You, understandably, are dying to get away from your desk and take a well-deserved holiday, but have you got all your ducks in a row? Here’s how to wrap things up quickly so you can leave on time.
You may already be dreamily thinking about your upcoming holidays and have probably done lots of vacation-related planning. You’ve packed bags, you’ve nailed down your transport itinerary and all you need to do on this last day of work is to tie things off.
That can be a lot easier said than done, however. Ironically, you can often end up working double-time in the lead-up to a break to compensate for the time you’re taking off.
It’s reasonable to want to have a soft landing upon your return to the office but, if that comes at the expense of leaving work at a reasonable hour, you may need to rethink your approach. Here are some handy tips on how to successfully tee everything up and leave the office in time.
Clean out your desk
Mess is distracting, and not very pleasant to return to. Coming back from a break to a desk piled high with papers and old food wrappers risks completely disrupting your post-holiday zen.
Give your desk a little tidy before you leave. You’ll likely end up finding things you’d printed out months ago but had totally forgotten about, or things that you swore you’d return to at a later point but never did. While you’re at it, you may as well make a decision on whether you’re going to bin or continue to horde these items.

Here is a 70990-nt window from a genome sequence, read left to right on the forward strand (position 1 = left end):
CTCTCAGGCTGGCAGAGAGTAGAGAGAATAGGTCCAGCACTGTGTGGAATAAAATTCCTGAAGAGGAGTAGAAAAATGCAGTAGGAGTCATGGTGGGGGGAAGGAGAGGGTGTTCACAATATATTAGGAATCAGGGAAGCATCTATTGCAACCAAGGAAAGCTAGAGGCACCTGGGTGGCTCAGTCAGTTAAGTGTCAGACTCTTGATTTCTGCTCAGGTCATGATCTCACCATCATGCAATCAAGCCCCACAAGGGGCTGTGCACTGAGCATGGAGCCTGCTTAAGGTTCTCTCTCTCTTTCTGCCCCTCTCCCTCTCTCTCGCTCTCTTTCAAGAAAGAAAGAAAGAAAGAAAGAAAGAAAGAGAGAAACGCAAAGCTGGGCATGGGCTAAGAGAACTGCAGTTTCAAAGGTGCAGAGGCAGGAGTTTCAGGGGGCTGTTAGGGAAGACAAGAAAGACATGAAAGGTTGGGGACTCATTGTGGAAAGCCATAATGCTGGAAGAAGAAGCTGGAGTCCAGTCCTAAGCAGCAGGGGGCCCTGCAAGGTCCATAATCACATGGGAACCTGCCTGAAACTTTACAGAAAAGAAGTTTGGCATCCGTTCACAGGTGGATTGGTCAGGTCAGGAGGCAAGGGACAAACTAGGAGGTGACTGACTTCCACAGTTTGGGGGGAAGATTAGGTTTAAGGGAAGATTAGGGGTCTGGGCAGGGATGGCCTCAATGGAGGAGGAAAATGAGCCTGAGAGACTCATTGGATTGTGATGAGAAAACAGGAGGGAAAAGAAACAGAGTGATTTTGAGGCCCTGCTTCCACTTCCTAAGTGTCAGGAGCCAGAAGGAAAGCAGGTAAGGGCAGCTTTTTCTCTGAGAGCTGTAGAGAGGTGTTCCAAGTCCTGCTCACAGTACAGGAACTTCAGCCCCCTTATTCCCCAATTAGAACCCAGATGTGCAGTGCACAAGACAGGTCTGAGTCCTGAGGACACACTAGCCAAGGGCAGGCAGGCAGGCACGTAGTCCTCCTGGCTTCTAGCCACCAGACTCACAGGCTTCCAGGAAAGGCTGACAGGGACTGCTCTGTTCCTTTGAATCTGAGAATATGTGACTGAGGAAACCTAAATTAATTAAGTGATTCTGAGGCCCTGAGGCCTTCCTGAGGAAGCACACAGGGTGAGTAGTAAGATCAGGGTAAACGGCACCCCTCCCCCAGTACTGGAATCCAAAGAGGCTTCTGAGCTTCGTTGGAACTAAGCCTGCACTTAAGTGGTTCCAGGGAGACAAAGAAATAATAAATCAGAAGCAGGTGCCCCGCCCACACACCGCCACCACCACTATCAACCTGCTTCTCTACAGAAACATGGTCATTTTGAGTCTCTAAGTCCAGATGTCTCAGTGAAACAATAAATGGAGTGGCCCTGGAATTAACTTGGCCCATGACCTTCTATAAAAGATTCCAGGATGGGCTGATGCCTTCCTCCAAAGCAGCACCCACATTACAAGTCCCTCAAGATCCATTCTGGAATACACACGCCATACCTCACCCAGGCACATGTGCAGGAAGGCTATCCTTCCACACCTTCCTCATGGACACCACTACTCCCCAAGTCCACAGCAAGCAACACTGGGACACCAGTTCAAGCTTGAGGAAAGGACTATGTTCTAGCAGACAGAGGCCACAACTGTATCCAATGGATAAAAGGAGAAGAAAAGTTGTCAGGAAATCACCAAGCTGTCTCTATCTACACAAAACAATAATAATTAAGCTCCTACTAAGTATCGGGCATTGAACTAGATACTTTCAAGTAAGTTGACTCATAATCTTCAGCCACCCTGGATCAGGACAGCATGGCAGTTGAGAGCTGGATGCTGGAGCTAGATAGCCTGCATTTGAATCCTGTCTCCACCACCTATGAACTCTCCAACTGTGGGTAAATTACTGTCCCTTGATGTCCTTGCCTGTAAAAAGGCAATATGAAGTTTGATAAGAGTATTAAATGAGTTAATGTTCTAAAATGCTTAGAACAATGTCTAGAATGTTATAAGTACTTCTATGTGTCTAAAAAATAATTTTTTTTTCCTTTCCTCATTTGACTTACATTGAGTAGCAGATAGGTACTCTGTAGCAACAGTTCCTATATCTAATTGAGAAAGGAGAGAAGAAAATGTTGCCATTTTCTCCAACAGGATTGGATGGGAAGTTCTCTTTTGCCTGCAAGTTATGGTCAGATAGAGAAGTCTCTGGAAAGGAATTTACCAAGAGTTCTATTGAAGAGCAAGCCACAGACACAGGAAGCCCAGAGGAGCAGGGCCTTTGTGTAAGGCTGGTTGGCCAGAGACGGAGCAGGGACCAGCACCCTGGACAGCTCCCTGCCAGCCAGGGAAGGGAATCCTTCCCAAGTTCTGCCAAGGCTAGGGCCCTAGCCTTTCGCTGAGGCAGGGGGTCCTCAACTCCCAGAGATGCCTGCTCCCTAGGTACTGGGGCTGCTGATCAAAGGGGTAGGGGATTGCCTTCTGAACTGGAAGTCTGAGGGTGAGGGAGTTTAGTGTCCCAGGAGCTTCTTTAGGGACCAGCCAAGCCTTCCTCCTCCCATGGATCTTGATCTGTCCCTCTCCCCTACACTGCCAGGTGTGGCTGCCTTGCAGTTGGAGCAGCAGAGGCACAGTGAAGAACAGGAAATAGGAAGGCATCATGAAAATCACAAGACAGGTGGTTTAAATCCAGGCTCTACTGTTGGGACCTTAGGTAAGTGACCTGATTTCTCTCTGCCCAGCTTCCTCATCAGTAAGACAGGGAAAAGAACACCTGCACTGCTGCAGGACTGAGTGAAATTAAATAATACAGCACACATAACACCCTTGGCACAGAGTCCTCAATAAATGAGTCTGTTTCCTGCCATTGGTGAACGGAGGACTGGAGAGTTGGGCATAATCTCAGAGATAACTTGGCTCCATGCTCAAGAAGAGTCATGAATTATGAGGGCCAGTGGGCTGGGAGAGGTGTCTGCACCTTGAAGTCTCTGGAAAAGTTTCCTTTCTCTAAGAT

If you keep snacks in your desk or food in the fridge, make sure not to forget about these (nothing says ‘welcome home’ like spores growing in a once appetising tub of hummus).
Respond to emails
It’s hard to avoid the heart-attack-inducing moment when you return to your desk, open your work email and find an incredible deluge of requests.
You can minimise this by making a point to not leave anyone hanging, lest they end up relentlessly asking you, ‘Hey, just following up on this?’ messages, which, when experienced all at once, may reduce you to an anxious puddle.
Not that I need to remind anyone, as it is arguably one of the most satisfying parts of taking time off, set an out-of-office email so people know you’re away.
A lot of workers will sometimes find themselves feeling guilty for taking time off. In principle, no one should feel guily for accepting something an employer is contractually and legally obliged to give you, yet it definitely happens.
This guilt can manifest in making an impossibly long to-do list in the lead-up to holidays, which will invariably mess up your schedule.
As simple (and possibly unhelpful) this advice is, you really just have to accept that you’re not going to be able to complete every task before you go.
Not everything you’re working on needs your attention right away, so delegate some tasks to your future self.
Make a to-do list
The return to work after the holidays can be a little disorientating. You’ll probably briefly feel like you’ve forgotten everything you ever knew about your job, so, a good way to make everything a little less confusing is to leave yourself a to-do list for the day or week you get back.